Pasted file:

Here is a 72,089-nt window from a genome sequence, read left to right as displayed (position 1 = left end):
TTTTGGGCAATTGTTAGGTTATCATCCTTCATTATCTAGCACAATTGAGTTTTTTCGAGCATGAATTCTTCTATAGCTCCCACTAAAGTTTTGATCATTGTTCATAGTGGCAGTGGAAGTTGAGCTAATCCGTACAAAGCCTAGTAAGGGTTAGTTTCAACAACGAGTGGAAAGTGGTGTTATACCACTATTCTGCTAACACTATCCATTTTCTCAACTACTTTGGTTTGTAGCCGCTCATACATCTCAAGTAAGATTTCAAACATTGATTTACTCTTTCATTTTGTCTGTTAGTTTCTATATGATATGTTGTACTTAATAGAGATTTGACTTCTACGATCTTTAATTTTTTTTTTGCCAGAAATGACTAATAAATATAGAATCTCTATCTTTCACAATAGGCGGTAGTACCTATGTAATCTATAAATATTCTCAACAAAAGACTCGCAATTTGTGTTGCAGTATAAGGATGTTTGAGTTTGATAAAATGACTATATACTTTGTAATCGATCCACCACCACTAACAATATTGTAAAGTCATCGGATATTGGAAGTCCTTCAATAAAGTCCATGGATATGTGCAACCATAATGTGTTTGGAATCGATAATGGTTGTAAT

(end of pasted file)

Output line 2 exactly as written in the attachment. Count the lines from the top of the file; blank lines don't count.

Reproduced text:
TTTTGGGCAATTGTTAGGTTATCATCCTTCATTATCTAGCACAATTGAGTTTTTTCGAGCATGAATTCTTCTATAGCTCCCACTAAAGTTTTGATCATTGTTCATAGTGGCAGTGGAAGTTGAGCTAATCCGTACAAAGCCTAGTAAGGGTTAGTTTCAACAACGAGTGGAAAGTGGTGTTATACCACTATTCTGCTAACACTATCCATTTTCTCAACTACTTTGGTTTGTAGCCGCTCATACATCTCAAGTAAGATTTCAAACATTGATTTACTCTTTCATTTTGTCTGTTAGTTTCTATATGATATGTTGTACTTAATAGAGATTTGACTTCTACGATCTTTAATTTTTTTTTTGCCAGAAATGACTAATAAATATAGAATCTCTATCTTTCACAATAGGCGGTAGTACCTATGTAATCTATAAATATTCTCAACAAAAGACTCGCAATTTGTGTTGCAGTATAAGGATGTTTGAGTTTGATAAAATGACTATATACTTTGTAATCGATCCACCACCACTAACAATATTGTAAAGTCATCGGATATTGGAAGTCCTTCAATAAAGTCCATGGATATGTGCAACCATAATGTGTTTGGAATCGATAATGGTTGTAAT